My Words to Infamy | Teen Ink

My Words to Infamy

June 17, 2021
By SydneyOdile BRONZE, Carbondale, Illinois
SydneyOdile BRONZE, Carbondale, Illinois
1 article 0 photos 0 comments

My Words to Infamy

The vacant seats that litter your lecture halls represent not only absent students, but lost lives. The Nazi party taking friends, family, neighbors, and classmates from us is what lead to those empty chairs. Whether you're Jewish or not, we have to rise. Whether you’re a man or a woman, we have to rise. Whether you’re young or old, we have to rise. Rise against this mistreatment of our fellow citizens of Germany. Let my words ring in your mind. Let my voice echo by your own. We don’t have to take up arms to fight against this current and upcoming tragedy. Written words are enough to empower one, just as much as any gun. Hear my words to infamy.

***

Everett Hans

144, Apfelallee St.

Munich, Germany


21, August, 1939


Fitz Hans

100, Hauptstraße St.

Bamberg, Germany


Dear Brother,

I hope you are well, Fitz. At the time I’m writing, three more of my classmates have stopped coming to classes. It’s been a year since Kristallnacht, yet the violence still has not faded. Not that I expected it too. University of Munich was one of the few to still have Jewish students attending. Most of them, of course, aren’t registered as Jewish. 

I’m not sure how much longer I can take it, Fitz. All this misplaced anger and resentment. We lost the war, yet some, like children, can’t let it go. The game of placing blame has no position in a matter that serious. 

I’m sure you get enough about politics at home with our Mother and Father, so I’ll change the course of this letter, if you don’t mind. 

I spent the day yesterday chasing my neighbor’s orange tabby up and down the campus sidewalk. The cat, whose name was Gertrude, had gotten out of the window. That furry mammal has no soul, I swear. The claw marks I have up and down my arms alone are gruesome.

My pain from the vicious cat is nothing compared to the pain that the Jews are facing, though. How did our country take such a dark turn as to appoint a man who kills those different from him? How can it be possible for one to have that darkness in their soul?

All I can ask you though, brother, is don’t go down that path. No matter how many of your friends join the Hilter Jugend, don’t follow such cold people. I can promise you that I will not. All I am asking is for you to use your stubbornness now more than ever. Now is when we need it most. 

I’ll write later, I have class to go to.

Send my love to Mother and Father.

Your brother,

Everett Hans


Fitz Hans

100, Hauptstraße St.

Bamberg, Germany


4, September, 1939


Everett Hans

144, Apfelallee St.

Munich, Germany


Everett,

You will never know the gratitude I have for the letter you sent. It has seemed to be weeks since your last one arrived. 

Things have grown uncomfortable with our friends and neighbors. My school lessons have started to be taught by members of the Nazi party. I feel terrible just writing the name. They are teaching us horrible things. The worst part is, my peers are falling for what they're telling us. They believe it. Every terrible world, every horrible phrase. They think that the segregation and descrimination of our friends and family based on beliefs is okay. I will not allow myself to fall for their twisted mind games. I refuse to.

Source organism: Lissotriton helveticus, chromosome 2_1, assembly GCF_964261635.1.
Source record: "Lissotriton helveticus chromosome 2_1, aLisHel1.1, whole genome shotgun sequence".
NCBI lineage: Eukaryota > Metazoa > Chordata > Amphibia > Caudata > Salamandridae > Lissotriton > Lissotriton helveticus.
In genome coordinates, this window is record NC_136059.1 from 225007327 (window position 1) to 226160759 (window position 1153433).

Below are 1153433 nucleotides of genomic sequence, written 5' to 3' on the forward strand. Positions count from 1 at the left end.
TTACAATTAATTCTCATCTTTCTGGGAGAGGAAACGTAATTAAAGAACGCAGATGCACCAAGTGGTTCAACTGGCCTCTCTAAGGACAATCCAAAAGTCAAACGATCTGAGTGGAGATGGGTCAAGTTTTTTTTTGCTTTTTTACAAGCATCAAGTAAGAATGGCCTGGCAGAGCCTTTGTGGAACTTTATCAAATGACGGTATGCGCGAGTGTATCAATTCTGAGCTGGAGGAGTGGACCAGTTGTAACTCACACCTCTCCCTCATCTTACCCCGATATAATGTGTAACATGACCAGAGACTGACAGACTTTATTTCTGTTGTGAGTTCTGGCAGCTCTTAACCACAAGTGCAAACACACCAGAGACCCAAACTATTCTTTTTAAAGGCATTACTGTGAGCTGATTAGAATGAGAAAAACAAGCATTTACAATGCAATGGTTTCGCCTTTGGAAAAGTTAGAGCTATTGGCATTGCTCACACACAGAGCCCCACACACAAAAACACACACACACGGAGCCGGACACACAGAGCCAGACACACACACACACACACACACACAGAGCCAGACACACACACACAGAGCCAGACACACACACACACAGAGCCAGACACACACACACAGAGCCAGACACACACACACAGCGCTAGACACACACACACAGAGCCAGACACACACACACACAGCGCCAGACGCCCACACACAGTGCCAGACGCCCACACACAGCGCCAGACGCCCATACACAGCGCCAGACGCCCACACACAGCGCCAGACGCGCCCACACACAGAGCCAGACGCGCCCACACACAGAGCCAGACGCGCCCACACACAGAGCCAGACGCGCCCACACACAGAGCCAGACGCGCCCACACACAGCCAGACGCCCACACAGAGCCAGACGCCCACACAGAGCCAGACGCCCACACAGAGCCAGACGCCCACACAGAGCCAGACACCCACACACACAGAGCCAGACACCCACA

I do ask you though, brother, if I show the slightest sign of shifting to their side, please, in all your power, stop me. I don’t want to hurt anyone the way they're hurting people. And I certainly don’t want to believe in their horrendous actions.

Bringing the topic of my friends back up, Jon joined the Hitler Jugend a week ago from when I’m writing. His parent’s were threatened. He said an SS officer arrived at his door along with a Hilter Jugend official and told him that he had to join. I think we both know that they didn’t just tell him.

It’s common knowledge in Bamberg that our family is against the Fuhrer and the Nazi party’s beliefs. So, as you can imagine, that puts our family and our friends on the SS officers radar. A few have stopped our Mother in the market to ask her what she was doing. “Who was the food for?” If family or a friend is staying with us? No one has searched the home yet. But that doesn’t mean they won’t.

As Ma says though, we have to hold onto hope no matter how dire the situation. There is always a hope to hold onto. I guess now is a time to use her phrases more than ever.

Ma and Father send their regards. May us both, brother, keep the Jews of Germany and all of Europe on our minds.

My dearest wishes,

Fitz Hans


Everett Hans

144, Apfelallee St.

Munich, Germany


17, September, 1939


Fitz Hans

100, Hauptstraße St.

Bamberg, Germany


Dear Fitz, 

I’m sorry to hear about Jon. I know he was a good friend of yours. That just goes to show the extent that the Nazi party is willing to go to to spread its posionous beliefs. I know that the SS patrols have been strict here in Munich and on the campus, but I just didn’t quite realize the level they were at in Bamberg. 

That reminds me, just a few days before I got your letter, the SS officers ransacked the apartment across the street from my dorm. Based on the stories in the paper the following day, the resident of the home was hiding a Jewish family. Both the owner and the family were sent to Dauchau. The owner was sent as a “political prisoner” and the family because of their belief.

I’ve grown beyond sick of it, Fitz. I need to do something. I have to do something. I could drop out of school and join an undercover resistance group, or get a job in a camp and smuggle people out. I can’t wait around anymore, I can’t watch people young and old stand at the mercy of a merciless man.